Building and Maintaining a Farmhouse’s Fireplace
After deciding you’d like to own a ranch or farm, saving the necessary funds, finding the perfect spot and finally closing the deal, then you can start thinking about what kind of structure you might build on the property. Perhaps it’ll be a grand home that’ll play host to a growing family for generations to come. Or maybe a concrete slab with four walls will suit you just fine.
Whatever your druthers, a great fireplace has to be part of the plan. What better way to spend a cold winter day, snow and ice spitting outside, than beside a roaring fire with a good book and neat pour? A fire warms you physically and mentally after being out in the winter elements.
Those were the words of the mason who built the fireplace and chimney of our little farmhouse. He wasn’t keen on explaining just what “she’ll smoke” meant exactly other than wood would burn as it’s supposed to once lit. He was right. That fireplace draws and puts out heat like I’ve never seen. In fact, years later, 12 to be exact, the gentleman who came out to clean the chimney said that maybe one in 50 are built as expertly. It’s fortunate really. Because trust me, she smokes!
This aspect of owning a chimney and fireplace with a house built around it shouldn’t have to be stressed. But it is. This is something that is so easy to overlook and the neglect can be catastrophic. Recently, a neighbor paid the price.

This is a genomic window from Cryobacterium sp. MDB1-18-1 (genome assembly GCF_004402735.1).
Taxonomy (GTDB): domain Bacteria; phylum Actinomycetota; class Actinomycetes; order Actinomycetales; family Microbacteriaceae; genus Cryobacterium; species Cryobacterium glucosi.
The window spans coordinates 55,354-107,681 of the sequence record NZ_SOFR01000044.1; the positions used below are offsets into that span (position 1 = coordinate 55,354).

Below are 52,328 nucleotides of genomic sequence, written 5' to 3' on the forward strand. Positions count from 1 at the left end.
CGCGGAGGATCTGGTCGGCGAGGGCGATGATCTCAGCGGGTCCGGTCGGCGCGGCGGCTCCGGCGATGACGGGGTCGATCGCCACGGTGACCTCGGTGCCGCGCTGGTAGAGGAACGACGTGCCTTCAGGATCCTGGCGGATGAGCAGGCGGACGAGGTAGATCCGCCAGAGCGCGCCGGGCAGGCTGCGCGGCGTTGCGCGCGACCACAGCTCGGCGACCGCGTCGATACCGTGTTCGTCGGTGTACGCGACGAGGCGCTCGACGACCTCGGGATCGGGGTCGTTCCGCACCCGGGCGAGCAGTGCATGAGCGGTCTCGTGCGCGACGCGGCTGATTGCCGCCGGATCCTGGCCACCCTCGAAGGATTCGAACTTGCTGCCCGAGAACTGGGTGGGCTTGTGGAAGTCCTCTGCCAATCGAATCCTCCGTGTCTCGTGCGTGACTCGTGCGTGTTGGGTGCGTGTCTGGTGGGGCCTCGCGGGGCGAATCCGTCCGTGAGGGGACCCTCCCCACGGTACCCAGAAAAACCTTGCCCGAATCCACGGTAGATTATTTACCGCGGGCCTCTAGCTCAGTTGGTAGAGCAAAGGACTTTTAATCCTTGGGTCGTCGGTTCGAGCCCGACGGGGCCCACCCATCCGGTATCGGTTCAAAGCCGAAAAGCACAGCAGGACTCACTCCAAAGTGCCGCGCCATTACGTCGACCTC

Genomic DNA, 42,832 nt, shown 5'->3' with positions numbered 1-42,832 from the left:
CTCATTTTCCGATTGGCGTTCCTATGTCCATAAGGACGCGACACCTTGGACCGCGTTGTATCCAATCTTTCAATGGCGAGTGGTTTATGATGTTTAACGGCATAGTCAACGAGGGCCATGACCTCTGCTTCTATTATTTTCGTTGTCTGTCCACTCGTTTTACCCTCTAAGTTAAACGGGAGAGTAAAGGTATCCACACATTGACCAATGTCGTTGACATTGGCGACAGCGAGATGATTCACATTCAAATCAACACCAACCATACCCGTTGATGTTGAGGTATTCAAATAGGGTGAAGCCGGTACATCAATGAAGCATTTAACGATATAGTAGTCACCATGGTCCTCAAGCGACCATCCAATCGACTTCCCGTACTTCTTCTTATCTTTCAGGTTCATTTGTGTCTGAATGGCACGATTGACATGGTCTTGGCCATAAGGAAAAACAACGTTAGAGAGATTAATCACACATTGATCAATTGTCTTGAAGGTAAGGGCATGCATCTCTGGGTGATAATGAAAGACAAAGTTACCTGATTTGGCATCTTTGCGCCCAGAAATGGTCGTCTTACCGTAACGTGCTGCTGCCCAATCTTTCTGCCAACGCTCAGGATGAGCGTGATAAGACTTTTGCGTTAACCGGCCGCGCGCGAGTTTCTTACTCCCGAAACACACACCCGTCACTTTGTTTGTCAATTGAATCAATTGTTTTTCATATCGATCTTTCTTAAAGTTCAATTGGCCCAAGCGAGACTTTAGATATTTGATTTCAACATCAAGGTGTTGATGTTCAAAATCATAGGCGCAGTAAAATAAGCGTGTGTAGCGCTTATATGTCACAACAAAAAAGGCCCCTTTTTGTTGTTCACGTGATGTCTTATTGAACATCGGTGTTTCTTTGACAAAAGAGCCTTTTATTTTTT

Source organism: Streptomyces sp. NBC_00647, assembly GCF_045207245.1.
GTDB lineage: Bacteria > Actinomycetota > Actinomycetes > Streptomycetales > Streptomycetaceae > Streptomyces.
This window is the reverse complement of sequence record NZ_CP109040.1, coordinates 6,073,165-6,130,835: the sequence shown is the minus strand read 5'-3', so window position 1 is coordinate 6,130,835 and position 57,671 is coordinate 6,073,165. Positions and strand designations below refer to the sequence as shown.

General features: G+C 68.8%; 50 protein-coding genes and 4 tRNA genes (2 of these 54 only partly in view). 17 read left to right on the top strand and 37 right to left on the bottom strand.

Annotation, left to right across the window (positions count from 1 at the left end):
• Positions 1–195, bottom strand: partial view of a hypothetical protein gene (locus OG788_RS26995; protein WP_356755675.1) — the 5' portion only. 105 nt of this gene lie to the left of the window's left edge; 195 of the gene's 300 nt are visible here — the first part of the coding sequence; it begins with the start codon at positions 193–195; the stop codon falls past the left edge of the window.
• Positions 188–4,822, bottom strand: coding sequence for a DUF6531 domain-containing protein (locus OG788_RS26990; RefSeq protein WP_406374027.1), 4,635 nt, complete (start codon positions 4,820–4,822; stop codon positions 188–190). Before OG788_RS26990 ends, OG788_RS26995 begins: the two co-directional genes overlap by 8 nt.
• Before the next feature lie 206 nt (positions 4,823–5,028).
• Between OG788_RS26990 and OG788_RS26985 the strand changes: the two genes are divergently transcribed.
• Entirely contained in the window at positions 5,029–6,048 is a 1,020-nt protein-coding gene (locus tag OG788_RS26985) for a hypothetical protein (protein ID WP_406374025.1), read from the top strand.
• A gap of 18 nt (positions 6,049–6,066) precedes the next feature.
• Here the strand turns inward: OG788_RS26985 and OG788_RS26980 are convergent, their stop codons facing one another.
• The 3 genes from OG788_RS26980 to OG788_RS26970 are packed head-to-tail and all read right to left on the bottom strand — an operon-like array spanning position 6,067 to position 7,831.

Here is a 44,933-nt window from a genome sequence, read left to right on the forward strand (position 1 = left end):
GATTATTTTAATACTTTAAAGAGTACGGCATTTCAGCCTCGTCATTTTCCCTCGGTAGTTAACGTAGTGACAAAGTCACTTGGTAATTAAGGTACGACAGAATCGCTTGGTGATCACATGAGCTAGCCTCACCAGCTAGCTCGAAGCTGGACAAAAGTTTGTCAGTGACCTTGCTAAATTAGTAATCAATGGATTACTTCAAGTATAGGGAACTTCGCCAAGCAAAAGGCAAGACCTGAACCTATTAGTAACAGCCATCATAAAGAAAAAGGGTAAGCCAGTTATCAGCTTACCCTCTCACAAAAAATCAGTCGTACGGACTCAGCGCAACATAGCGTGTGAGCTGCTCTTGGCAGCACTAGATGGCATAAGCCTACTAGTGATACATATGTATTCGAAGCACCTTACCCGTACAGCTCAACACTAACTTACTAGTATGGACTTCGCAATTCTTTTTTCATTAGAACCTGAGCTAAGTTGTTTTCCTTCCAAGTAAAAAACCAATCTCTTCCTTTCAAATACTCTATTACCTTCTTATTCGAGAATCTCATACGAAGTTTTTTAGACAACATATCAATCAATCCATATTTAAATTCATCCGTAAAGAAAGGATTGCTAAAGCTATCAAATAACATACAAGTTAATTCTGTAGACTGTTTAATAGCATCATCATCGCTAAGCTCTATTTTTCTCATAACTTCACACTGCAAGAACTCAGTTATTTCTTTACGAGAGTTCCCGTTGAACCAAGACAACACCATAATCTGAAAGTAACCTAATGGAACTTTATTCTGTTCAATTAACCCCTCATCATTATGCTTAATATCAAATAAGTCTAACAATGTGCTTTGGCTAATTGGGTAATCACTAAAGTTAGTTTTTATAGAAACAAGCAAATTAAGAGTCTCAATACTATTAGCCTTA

He’d just come in from an evening of deer hunting. He stoked the fire and added two big logs to quickly heat the living room of his cabin. A few minutes later, while he was in the kitchen fixing dinner, getting ready to settle into a relaxing evening, he heard a whooshing sound that sounded like it was coming from the roof.
He walked outside to discover that the chimney’s interior had caught fire. The carbon build-up ignited and got so hot it had already burned through the cement of the chimney and was shooting out toward the roof, which quickly ignited, like a flame thrower. The old cabin didn’t take long to burn to the ground.
The neighbor was able to run back inside and save his deer rifle before the ceiling caved in. The fire also burned down a shed next to the cabin. He lost everything because the chimney hadn’t been cleaned in who knows how long.
Burn the right wood. Be selective about what you cut or buy. Wet, moldy wood will cause all sorts of problems from using too many bottles of lighter fluid in order to start a fire to causing a more frequent maintenance schedule. It will also emit a foul smell out into the house.
A good pile of dry wood will keep your fireplace roaring through the winter.
Some of the best woods to burn are red and white oak, ash and hickory. If you’re buying wood, ask. If you’re cutting wood, find out what is what. One of the best practices for cutting your own firewood is to let a tree lie for about a year to let it dry out and season. And if there’s any advice we can give for the DIY firewood gatherer, get a wood splitter. It’ll be the best decision you’ve ever made for your ranch or farm.